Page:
<*> AST server chips

Should be the DRM driver for AST GPU but I don't get anything on the VGA output once the kernel loads.

Install the kernel to suit both the Pi and Mundan under the stage3 and boot it on the Pi. Unless your Pi does USB booting, the kernel binary will need to be installed into both the Mudan and Pis /boot.

Grub

On the Pi, install Grub2 following Handbook:AMD64/Installation/Bootloader#Default:_GRUB2.

/etc/default/grub requires the following additions

# fix boot error    error: file /boot/grub/locale/C.gmo not found
LANG=C
#  Do not use UUID do use PARTUUID
GRUB_DISABLE_LINUX_UUID=true
GRUB_DISABLE_LINUX_PARTUUID=false
Warning
The use of the filesystem UUID requires an initrd to provide the userspace mount command.

Grub can be installed but as the Pi is not an EFI system, it will fail trying to to update the efivars. Repeating this step is the only thing that must be done on the Mudan.

Userspace

Adding the following is a good start.

app-admin/sudo
app-misc/screen
app-portage/eix
app-portage/gentoolkit
app-text/wgetpaste
net-misc/dhcpcd
net-misc/ntp
sys-apps/pciutils
sys-apps/usbutils
sys-boot/grub
sys-process/htop

Access will be via ssh. You will need a way to obtain root over ssh. Be sure that you have a way to do that before the HDD is moved to the Mudan.

Move to the Mudan

Power Requirements

The test system comprises the APM X-Gene 1 motherboard, fitted with 4x16G PC-1333 RDIMMs a single ex k6-2 fan fitted to the CPU, (no case fans yet) and a single 1TB 'spinney' HDD.

Its all powered by a Coolermaster White 500w PSU. The following power measurements are AC Input Power to the PSU.

Standby 3.5w (PSU on and system powered off)
Idle 63w (After booting but doing nothing)
Max 90w (Building gcc on all 8 cores)

At such low loads for a 500w PSU, the power factor is terrible but that only matters for sizing a UPS. That 90w is 110 VA.

In the UK, the running cost is just under £10/month, running the system flat out 24/7

The First Boot

Boot the Debian arm64 install from a USB stick and use its Rescue Mode to get a shell from the Gentoo install. That will take a bit of coaxing from JavaSOL.

Mount /boot if its not already mounted and rerun grub-install. This time it will update the efivars.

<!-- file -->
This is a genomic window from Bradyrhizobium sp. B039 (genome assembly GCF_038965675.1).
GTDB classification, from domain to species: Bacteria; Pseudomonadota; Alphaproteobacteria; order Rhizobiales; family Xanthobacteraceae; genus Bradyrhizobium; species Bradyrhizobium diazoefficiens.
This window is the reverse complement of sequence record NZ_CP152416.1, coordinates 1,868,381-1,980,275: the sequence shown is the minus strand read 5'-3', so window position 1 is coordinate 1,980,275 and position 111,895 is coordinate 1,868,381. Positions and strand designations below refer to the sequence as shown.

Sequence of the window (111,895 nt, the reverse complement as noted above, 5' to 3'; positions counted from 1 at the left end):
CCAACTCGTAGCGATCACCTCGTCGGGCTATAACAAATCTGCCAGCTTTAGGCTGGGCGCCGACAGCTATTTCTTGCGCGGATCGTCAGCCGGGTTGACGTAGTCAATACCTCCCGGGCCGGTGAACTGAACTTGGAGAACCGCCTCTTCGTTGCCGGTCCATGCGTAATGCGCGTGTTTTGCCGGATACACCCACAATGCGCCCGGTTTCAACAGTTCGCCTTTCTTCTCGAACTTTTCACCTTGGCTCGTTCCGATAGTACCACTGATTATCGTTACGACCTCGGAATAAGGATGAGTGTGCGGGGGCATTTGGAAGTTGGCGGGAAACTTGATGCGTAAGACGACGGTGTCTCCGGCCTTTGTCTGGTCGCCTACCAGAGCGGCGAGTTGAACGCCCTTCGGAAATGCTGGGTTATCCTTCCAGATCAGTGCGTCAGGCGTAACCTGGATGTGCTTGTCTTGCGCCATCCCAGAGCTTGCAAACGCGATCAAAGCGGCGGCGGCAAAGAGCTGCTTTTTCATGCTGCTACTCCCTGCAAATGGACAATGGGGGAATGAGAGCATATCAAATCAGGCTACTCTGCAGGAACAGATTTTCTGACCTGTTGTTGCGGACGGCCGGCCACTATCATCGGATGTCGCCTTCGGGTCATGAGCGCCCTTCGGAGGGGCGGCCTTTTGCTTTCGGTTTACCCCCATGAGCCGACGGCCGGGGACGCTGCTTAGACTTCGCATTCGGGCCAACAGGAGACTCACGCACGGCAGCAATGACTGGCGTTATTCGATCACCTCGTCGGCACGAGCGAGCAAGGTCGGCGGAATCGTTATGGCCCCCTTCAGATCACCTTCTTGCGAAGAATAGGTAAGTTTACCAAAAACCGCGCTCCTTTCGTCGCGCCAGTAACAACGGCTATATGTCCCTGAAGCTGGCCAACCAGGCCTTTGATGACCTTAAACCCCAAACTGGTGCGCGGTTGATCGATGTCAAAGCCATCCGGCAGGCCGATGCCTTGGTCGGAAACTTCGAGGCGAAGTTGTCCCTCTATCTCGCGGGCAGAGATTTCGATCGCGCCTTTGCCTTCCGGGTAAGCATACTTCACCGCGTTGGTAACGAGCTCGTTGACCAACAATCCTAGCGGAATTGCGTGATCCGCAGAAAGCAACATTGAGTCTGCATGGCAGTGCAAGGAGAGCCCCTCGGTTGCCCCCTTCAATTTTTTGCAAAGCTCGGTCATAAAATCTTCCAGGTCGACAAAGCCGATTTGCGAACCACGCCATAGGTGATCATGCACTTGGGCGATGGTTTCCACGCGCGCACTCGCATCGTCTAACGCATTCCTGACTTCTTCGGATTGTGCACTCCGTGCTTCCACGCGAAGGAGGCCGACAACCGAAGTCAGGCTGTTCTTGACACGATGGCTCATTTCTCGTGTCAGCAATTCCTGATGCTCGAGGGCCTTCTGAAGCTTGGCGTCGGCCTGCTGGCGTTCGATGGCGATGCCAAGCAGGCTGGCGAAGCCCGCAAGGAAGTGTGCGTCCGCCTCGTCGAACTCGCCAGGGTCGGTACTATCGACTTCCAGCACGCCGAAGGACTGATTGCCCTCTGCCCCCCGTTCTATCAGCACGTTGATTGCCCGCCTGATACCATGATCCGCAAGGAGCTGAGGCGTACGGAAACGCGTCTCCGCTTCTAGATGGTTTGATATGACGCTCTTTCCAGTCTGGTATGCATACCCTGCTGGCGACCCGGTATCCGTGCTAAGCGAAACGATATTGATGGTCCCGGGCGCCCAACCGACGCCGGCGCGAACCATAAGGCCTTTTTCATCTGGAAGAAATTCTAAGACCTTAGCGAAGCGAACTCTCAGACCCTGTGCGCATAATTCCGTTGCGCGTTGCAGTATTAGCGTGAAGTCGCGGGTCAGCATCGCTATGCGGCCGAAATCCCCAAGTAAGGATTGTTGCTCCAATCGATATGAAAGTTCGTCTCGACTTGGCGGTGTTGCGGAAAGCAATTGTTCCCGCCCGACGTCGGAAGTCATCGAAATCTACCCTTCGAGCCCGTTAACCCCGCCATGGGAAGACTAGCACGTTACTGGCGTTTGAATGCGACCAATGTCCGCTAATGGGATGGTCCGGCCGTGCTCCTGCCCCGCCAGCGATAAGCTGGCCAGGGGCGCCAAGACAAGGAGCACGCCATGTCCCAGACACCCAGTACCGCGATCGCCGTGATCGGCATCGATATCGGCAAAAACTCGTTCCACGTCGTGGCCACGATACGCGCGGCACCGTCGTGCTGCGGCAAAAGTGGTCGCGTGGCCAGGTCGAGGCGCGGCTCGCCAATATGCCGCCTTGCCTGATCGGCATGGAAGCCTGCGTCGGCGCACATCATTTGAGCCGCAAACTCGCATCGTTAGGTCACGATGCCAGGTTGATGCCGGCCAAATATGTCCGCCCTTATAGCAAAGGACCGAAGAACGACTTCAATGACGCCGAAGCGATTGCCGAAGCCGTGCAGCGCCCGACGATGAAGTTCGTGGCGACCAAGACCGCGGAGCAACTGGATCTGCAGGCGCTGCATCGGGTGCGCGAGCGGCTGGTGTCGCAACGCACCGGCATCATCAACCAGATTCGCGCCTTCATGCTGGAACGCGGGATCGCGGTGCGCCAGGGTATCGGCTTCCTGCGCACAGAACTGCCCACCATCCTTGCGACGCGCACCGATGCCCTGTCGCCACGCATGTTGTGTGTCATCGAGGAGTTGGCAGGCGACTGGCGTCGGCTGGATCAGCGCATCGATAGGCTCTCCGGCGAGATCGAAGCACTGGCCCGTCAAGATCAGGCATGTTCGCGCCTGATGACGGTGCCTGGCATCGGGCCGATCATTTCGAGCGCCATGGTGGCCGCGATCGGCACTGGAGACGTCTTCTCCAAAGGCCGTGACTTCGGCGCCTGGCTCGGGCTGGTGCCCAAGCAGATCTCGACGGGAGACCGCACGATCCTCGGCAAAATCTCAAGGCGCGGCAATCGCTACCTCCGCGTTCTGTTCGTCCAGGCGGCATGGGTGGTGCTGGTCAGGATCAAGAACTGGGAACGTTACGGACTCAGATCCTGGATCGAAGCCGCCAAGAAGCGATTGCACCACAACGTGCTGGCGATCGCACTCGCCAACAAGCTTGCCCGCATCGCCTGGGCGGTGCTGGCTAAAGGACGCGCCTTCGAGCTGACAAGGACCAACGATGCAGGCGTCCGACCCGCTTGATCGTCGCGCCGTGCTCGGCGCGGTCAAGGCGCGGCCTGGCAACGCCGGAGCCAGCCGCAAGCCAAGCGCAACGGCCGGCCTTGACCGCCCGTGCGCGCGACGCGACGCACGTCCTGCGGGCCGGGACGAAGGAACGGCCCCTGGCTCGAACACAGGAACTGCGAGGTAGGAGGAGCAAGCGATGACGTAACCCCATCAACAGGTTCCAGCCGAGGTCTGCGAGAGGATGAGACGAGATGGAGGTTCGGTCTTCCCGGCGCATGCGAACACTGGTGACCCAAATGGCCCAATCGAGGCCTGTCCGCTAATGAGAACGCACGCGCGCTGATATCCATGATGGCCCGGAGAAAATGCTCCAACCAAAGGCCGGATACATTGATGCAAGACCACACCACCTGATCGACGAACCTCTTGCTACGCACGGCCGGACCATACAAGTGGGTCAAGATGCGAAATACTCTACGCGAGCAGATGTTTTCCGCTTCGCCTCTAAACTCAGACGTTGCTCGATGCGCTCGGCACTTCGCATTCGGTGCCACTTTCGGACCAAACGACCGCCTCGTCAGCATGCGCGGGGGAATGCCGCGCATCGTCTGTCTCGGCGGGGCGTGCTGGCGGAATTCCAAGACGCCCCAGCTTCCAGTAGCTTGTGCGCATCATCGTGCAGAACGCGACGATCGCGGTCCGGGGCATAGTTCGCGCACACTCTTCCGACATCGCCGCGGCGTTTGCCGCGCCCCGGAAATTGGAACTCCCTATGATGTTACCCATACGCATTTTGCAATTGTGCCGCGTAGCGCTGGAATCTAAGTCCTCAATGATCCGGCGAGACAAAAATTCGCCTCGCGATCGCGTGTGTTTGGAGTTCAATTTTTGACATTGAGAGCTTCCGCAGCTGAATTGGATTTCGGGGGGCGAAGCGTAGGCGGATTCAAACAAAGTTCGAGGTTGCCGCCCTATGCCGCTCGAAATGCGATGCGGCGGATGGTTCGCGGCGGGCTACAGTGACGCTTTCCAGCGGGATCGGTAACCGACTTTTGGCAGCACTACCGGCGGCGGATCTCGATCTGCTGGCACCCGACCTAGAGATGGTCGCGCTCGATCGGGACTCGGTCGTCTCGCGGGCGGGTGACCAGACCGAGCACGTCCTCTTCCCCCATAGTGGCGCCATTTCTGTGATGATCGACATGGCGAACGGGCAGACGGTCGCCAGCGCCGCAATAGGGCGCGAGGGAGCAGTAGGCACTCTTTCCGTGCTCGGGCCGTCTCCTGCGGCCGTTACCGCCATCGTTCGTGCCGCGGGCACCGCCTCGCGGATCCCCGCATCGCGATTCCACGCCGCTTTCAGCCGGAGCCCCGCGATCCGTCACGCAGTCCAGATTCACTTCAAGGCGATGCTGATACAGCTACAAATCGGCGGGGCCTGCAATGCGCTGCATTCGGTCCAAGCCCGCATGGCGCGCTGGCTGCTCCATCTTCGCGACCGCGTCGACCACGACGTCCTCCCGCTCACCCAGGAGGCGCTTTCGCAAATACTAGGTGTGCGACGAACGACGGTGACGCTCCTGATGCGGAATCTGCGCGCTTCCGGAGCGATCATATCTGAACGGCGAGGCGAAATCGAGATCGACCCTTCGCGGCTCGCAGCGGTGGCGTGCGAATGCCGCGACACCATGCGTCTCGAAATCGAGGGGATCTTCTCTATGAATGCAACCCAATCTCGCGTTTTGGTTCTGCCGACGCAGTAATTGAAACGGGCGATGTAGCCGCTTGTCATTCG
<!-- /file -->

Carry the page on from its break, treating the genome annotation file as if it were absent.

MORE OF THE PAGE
Shutdown the system.

The First Gentoo Boot

Go into the setup and choose the gentoo entry as the first boot option. Save and Reset then wait while it does its thing. You may or may not see the grub menu.

Discover the IP address that the Mudan is on and log in over ssh.

A Bootable USB

Since I want to try root in LVM without an initrd, I've made a bootable USB stick. Its a arm64 stage3, with gentoo-sources:4.14.188, so the framebuffer console works, with a few other packages to make logging in over ssh 'just work'.

Its [provided] as a single tarball for root and /boot. There is no ::gentoo repo, distfiles or packages. emerge works if the missing parts are provided.

The root password is root and the normal user, named demouser has 'demouser' for a password. Root password based logins over ssh are not permitted but demouser is in the wheel group.

How to use it

A 4G USB stick or larger is required.

Warning
The worked example uses /dev/sdb for the USB stick. Use whatever your USB stick appears as.
Filesystem      Size  Used Avail Use% Mounted on
/dev/sdb2        13G  1.9G   11G  16% /mnt/gentoo
/dev/sdb1       122M   22M  100M  19% /mnt/gentoo/boot

Make a gpt partition table on a USB stick:

root #gdisk /dev/sdX

Then create a vfat filesystem for /boot, and an ext4 filesystem for root. Add swap to taste but its intended as an install tool, not a working system.

root #mkfs -t vfat /dev/sdX1
root #mke2fs -t ext4 -b 2048 -i 2048 -O^has_journal,dir_index,sparse_super2 /dev/sdX2

That's a ext4 filesystem

with a 2kB block size
an inode for every block
without a journal
with b-tree directories